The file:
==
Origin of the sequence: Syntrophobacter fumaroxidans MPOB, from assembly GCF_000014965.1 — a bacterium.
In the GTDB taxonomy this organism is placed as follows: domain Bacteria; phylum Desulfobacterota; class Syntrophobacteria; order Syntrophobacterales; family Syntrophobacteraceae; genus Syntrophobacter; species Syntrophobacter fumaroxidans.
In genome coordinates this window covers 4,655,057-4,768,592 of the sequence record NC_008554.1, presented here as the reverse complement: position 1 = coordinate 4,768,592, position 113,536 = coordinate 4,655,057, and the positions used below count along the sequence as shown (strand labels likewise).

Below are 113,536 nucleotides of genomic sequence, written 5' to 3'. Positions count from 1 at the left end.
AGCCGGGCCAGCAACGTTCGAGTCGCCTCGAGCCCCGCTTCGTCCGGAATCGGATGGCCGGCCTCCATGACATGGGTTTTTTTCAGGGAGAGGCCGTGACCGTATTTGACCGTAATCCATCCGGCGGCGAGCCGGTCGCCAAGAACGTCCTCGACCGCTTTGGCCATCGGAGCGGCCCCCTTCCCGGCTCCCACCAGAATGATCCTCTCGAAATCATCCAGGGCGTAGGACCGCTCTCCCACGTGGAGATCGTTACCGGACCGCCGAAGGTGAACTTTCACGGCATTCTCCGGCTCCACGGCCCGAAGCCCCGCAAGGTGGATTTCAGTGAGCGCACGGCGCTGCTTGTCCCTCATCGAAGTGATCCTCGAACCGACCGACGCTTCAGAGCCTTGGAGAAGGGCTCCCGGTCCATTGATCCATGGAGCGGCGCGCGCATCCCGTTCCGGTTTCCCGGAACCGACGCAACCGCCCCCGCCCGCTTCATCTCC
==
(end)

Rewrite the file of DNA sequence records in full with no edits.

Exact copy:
Origin of the sequence: Syntrophobacter fumaroxidans MPOB, from assembly GCF_000014965.1 — a bacterium.
In the GTDB taxonomy this organism is placed as follows: domain Bacteria; phylum Desulfobacterota; class Syntrophobacteria; order Syntrophobacterales; family Syntrophobacteraceae; genus Syntrophobacter; species Syntrophobacter fumaroxidans.
In genome coordinates this window covers 4,655,057-4,768,592 of the sequence record NC_008554.1, presented here as the reverse complement: position 1 = coordinate 4,768,592, position 113,536 = coordinate 4,655,057, and the positions used below count along the sequence as shown (strand labels likewise).

Below are 113,536 nucleotides of genomic sequence, written 5' to 3'. Positions count from 1 at the left end.
AGCCGGGCCAGCAACGTTCGAGTCGCCTCGAGCCCCGCTTCGTCCGGAATCGGATGGCCGGCCTCCATGACATGGGTTTTTTTCAGGGAGAGGCCGTGACCGTATTTGACCGTAATCCATCCGGCGGCGAGCCGGTCGCCAAGAACGTCCTCGACCGCTTTGGCCATCGGAGCGGCCCCCTTCCCGGCTCCCACCAGAATGATCCTCTCGAAATCATCCAGGGCGTAGGACCGCTCTCCCACGTGGAGATCGTTACCGGACCGCCGAAGGTGAACTTTCACGGCATTCTCCGGCTCCACGGCCCGAAGCCCCGCAAGGTGGATTTCAGTGAGCGCACGGCGCTGCTTGTCCCTCATCGAAGTGATCCTCGAACCGACCGACGCTTCAGAGCCTTGGAGAAGGGCTCCCGGTCCATTGATCCATGGAGCGGCGCGCGCATCCCGTTCCGGTTTCCCGGAACCGACGCAACCGCCCCCGCCCGCTTCATCTCC